MGH offers three different smoking cessation programs: an 8-week evening class, an 8-week afternoon program, and one-on-one counseling. Thelma Tisdale, RN, MPH, director of the Quit Smoking Service, says, “The participants in our classes vary from session to session. At times, we’ll have all women; other times, we’ll have predominantly men.” Tisdale also points out that the age of participants varies because cigarette smoking is a problem that affects people of all ages (and ethnic backgrounds). Among smoking educators like Tisdale, a great concern is the rising number of teen smokers. A recent ALA study of high-school seniors reveals a disturbing trend: the prevalence of daily smoking among high school seniors was 31.6 percent higher in 1997 than in 1987.4

Despite the effort put forth by hospitals like MGH, most smoking cessation programs have shown only average success rates. Tisdale and her staff contact participants 6 months and 1 year after they take the class to learn whether they have stopped smoking. MGH’s current database shows that the program’s quit rate is 60 percent at the end of the program, 42 percent after 6 months, and 35 percent after 1 year. “These rates may appear low, but they are a reflection of how difficult it is to quit smoking,” Tisdale says. In fact, according to Tisdale, Surgeon General C. Everett Koop, has stated in speeches that nicotine is 10 times as addictive as heroin, since cigarette smoke reaches the brain faster than drugs that are taken intravenously. Smokers not only become physically addicted to nicotine, but also link smoking with many social activities, making smoking an extraordinarily difficult habit to break.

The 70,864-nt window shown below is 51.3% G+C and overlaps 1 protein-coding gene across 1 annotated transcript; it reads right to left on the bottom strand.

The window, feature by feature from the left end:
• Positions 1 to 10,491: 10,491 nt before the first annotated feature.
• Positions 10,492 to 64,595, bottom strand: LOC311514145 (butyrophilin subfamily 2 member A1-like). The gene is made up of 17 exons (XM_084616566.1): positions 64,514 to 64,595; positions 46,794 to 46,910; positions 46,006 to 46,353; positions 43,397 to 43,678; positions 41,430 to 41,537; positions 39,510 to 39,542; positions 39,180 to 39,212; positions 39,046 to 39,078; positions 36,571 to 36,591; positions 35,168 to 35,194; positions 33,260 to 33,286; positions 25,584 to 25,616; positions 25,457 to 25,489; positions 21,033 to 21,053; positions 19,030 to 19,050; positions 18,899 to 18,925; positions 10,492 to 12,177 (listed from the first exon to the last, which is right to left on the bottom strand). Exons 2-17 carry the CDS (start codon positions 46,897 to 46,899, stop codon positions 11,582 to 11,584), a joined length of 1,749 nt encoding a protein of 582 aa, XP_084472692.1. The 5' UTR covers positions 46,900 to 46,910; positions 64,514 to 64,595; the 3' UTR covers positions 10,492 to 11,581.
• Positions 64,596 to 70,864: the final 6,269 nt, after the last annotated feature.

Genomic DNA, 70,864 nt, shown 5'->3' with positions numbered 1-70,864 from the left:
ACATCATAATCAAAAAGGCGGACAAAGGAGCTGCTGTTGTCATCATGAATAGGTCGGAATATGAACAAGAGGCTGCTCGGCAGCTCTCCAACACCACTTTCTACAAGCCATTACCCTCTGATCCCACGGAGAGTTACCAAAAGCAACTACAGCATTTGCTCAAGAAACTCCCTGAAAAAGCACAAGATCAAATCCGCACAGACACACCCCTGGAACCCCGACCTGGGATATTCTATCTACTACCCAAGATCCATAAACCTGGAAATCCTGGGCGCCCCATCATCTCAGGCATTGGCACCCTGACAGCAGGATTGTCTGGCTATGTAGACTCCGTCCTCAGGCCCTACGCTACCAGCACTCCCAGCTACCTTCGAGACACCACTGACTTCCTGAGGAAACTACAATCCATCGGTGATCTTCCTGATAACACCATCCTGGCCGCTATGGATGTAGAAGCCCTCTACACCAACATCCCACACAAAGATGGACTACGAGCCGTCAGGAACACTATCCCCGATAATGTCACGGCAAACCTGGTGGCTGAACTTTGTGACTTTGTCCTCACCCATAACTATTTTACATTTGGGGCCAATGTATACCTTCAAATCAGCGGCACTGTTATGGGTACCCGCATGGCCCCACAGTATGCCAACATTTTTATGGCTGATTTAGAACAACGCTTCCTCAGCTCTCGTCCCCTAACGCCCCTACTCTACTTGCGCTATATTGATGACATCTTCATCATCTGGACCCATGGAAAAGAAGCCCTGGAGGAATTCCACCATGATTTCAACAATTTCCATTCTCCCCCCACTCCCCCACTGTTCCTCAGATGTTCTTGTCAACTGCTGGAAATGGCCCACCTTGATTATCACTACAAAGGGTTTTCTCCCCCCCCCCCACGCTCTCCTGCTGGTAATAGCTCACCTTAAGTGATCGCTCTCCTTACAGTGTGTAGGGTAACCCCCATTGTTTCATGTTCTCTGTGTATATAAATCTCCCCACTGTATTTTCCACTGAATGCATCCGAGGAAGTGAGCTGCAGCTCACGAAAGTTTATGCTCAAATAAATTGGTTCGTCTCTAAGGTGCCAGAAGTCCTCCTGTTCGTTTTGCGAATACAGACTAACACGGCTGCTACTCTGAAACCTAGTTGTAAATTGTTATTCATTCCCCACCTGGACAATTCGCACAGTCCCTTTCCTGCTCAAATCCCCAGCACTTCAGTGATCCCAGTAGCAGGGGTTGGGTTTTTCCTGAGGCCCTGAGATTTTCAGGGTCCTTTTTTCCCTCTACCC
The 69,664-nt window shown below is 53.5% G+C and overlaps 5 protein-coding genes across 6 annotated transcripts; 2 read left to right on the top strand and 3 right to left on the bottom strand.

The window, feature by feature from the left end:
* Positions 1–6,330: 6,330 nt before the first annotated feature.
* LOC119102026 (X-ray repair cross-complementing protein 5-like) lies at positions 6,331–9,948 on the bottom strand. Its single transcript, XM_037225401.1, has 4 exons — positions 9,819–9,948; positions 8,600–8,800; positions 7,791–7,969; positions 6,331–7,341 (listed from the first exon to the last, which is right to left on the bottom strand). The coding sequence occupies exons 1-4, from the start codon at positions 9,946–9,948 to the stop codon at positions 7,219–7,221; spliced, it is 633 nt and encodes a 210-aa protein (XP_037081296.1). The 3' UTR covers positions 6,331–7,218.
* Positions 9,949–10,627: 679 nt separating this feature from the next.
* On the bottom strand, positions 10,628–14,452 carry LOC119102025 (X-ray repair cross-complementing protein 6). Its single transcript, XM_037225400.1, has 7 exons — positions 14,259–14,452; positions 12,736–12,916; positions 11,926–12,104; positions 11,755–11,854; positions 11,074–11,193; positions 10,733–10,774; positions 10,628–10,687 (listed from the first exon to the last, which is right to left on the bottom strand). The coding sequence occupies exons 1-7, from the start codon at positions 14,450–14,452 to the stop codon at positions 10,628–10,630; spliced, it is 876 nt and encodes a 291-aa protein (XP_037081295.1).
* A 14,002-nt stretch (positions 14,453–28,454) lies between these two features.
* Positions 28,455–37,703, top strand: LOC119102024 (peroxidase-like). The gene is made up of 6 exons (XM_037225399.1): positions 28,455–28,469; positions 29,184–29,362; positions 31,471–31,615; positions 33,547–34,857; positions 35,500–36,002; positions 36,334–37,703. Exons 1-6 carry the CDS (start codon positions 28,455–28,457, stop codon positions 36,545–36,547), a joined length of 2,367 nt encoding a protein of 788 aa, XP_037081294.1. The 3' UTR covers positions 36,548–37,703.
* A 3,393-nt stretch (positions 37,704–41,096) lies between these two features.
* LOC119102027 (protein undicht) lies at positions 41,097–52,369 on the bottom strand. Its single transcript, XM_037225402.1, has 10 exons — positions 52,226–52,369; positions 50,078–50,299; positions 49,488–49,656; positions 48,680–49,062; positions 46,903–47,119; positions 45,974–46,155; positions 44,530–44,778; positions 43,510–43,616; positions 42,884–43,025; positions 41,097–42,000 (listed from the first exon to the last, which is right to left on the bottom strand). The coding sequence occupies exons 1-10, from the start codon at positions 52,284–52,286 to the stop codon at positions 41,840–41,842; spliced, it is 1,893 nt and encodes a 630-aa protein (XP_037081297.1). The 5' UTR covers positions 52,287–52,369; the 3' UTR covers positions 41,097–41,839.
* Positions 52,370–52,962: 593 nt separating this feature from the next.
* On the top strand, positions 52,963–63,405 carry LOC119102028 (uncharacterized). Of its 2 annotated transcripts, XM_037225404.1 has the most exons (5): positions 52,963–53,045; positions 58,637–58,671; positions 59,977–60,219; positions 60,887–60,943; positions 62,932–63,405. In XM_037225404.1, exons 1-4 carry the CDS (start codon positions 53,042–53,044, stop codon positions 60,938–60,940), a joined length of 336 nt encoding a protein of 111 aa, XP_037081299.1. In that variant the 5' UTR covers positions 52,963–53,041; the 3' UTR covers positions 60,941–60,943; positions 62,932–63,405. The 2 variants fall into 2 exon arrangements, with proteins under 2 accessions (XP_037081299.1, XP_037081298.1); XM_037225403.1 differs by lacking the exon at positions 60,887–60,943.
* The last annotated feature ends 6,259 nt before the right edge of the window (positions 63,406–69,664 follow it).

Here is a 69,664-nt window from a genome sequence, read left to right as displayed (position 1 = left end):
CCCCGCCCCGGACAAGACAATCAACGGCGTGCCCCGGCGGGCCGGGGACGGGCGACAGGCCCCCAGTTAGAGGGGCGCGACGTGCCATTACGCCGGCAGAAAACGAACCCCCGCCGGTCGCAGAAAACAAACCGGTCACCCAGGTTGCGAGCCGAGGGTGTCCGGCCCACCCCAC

Reaching out to the Community
Smoking cessation programs are also offered by many national health organizations and local community groups. Most of these organizations recruit health care practitioners to become trained smoking cessation facilitators within their own hospitals or other health care facilities. One of the more successful programs is the ALA’s Freedom from Smoking class, which is administered throughout the country by local ALA affiliates. Linda Schwartz, a volunteer facilitator of the Washington, DC Freedom from Smoking program, stresses the value of a group smoking cessation program, combined with nicotine replacement products and bupropion.

Designed as a 7-session, 6-week course, the Washington program teaches participants, during their first 3 weeks, how to prepare and plan to give up smoking. Schwartz encourages them to start using nicotine patches and other products to help them give up smoking entirely, which is required by the third week of the program. Some Freedom from Smoking participants even form support groups after the program ends to ensure that they continue to lead smoke-free lives.

Schwartz points out that she sees many people repeat the class, which indicates not only how difficult it is to stop smoking, but how committed some individuals are to breaking the habit. Most smokers need to practice stopping several times before they completely conquer their addiction.